Science and Engineering Frontiers

Mines researchers are partnering with Lunar Outpost to compete in the NASA Break the Ice Challenge.
Matthew Crane, assistant professor of chemical and biological engineering at Colorado School of Mines, has been honored with a 35 Under 35 Award from the American Institute of Chemical Engineers (AIChE).
If humans are going to establish a long-term presence on the Moon, they’ll need resources – and more than just water and oxygen. They’ll need metals, minerals and other materials sourced not only from Earth but also the lunar surface itself.
Mines student and faculty researchers are collaborating with industry partner Lunar Outpost to compete in NASA's Break the Ice Challenge for the chance to win $1.5 million in prizes to further develop an ice-digging lunar rover.
By Jasmine Leonas, Special to Mines Research Magazine Fusion, the process that powers the sun and the stars, has long been a part of the conversation about low-carbon sources of electricity. Unlike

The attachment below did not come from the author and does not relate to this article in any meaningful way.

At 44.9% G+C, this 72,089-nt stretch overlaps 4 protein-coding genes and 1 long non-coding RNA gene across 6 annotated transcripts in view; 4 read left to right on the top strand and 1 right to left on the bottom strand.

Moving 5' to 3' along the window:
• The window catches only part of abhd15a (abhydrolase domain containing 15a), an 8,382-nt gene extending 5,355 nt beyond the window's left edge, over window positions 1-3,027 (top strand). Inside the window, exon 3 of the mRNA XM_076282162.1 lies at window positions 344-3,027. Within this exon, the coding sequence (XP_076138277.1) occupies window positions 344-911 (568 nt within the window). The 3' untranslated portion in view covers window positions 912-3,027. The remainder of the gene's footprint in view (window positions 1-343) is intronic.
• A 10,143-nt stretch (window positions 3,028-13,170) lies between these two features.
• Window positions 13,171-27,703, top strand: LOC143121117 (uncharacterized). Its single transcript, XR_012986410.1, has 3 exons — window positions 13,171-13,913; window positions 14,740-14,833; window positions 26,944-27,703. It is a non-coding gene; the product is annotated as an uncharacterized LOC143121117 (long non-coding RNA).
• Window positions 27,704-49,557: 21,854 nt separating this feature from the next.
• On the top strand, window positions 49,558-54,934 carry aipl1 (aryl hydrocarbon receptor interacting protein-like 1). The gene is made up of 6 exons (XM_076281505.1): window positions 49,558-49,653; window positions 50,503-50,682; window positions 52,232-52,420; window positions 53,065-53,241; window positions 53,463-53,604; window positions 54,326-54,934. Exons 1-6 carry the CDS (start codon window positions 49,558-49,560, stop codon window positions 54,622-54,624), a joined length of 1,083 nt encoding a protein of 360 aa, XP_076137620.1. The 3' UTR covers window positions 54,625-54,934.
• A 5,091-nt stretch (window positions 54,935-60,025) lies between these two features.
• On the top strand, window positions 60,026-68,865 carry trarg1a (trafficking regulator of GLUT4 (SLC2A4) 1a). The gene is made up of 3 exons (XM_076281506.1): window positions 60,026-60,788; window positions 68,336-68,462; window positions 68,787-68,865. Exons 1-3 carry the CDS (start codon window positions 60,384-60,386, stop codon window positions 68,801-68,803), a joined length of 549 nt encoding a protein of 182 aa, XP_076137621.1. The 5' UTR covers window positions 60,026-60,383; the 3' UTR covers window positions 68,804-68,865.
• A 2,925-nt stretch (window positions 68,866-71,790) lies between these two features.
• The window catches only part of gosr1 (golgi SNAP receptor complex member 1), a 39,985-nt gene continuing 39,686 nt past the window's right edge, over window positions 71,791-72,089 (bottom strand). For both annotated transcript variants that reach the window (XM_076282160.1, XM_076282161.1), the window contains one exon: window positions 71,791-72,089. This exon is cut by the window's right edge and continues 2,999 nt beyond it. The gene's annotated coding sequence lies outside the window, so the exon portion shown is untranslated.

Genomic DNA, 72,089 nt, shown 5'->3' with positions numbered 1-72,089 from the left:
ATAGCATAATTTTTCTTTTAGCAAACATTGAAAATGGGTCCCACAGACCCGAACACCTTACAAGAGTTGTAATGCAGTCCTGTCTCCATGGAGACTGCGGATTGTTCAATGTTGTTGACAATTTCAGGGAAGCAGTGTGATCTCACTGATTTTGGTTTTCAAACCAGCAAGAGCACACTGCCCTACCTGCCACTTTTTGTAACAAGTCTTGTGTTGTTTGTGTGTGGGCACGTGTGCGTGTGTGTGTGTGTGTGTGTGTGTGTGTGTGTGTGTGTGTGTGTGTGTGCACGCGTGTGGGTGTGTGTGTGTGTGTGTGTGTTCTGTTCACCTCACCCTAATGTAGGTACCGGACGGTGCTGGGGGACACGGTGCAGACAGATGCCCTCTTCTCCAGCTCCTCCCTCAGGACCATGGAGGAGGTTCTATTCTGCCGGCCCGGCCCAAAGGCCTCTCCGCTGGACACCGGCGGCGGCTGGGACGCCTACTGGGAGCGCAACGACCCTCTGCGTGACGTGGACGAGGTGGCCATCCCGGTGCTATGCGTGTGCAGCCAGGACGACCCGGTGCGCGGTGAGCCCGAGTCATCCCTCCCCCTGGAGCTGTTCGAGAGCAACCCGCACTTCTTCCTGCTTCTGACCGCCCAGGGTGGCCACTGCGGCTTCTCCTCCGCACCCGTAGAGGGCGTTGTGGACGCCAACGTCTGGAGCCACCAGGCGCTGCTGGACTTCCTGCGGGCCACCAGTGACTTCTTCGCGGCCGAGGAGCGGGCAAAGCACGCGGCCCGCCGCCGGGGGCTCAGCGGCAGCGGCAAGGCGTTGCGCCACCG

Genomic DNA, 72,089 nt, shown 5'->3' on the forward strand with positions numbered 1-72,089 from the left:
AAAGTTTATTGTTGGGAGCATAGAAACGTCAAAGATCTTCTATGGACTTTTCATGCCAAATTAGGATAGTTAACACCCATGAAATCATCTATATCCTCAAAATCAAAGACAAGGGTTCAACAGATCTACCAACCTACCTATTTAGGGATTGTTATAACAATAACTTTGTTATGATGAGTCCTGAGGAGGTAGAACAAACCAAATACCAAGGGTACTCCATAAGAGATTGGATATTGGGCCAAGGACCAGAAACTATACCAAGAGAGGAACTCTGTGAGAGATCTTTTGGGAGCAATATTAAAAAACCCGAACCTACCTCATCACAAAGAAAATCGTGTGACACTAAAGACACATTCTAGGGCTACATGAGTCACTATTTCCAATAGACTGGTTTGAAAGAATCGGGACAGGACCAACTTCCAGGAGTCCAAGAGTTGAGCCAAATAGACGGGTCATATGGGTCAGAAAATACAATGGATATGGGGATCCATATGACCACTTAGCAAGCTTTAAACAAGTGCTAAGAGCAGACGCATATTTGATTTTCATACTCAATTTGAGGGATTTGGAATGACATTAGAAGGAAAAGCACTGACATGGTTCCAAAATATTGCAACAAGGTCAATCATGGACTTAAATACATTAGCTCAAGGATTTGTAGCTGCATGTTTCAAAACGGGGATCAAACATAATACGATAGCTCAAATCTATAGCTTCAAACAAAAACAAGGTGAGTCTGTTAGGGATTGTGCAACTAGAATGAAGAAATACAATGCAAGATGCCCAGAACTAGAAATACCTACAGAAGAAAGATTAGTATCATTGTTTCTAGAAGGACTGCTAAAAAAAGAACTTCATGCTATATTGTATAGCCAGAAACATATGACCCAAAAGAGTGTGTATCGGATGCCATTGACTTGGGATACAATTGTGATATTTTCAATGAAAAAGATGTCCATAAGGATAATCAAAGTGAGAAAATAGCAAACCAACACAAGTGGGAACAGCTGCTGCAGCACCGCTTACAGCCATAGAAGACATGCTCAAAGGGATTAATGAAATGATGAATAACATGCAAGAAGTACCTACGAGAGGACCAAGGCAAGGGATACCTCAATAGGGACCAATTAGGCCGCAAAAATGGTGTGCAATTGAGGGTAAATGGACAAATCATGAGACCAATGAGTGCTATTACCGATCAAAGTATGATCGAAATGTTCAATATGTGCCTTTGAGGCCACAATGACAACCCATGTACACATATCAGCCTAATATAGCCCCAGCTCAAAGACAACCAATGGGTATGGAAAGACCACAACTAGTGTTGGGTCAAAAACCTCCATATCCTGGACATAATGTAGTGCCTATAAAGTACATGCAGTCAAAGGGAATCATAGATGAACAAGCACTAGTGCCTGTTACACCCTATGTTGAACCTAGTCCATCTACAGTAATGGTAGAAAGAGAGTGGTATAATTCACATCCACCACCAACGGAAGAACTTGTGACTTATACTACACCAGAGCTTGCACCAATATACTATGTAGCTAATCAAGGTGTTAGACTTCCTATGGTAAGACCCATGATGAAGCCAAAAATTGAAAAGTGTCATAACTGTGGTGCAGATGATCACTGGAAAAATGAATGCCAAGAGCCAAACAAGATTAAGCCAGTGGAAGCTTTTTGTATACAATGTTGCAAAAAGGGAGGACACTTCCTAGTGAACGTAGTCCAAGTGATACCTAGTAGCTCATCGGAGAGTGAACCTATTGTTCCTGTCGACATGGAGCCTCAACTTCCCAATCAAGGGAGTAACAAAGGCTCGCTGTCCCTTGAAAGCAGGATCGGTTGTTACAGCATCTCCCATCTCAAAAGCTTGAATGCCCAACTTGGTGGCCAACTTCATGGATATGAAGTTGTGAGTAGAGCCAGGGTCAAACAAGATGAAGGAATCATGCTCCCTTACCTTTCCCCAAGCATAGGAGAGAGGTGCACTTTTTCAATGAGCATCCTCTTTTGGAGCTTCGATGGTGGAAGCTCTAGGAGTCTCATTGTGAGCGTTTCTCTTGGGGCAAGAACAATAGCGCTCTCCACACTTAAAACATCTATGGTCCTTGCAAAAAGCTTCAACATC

By Ashley Spurgeon, Special to Mines Research Magazine Electrolysis plays a significant role in sourcing hydrogen for use in fuel cells and other energy technologies. But the ceramic materials used in
Led by Mechanical Engineering's Veronica Eliasson, Mines researchers have found a way to make Direct Ink Writing, an expensive 3D-printing process for specialty materials, more accessible.
Jessica Lawson, a PhD student in materials science, and Paul Varosy, a master’s student in quantum engineering, have been awarded the 2023 National Science Foundation Graduate Research Fellowship. The
Ava Segal’s interactive balance-training system, called Steadiplay, uses body motion on an instrumented wobble board for real-time control of a wireless robot, providing users with feedback and balance rankings, similar to fitness apps like Strava.
Chuan Yue, associate professor of computer science, seeks to solve challenges related to web, mobile, Internet of Things(IoT) and cloud systems.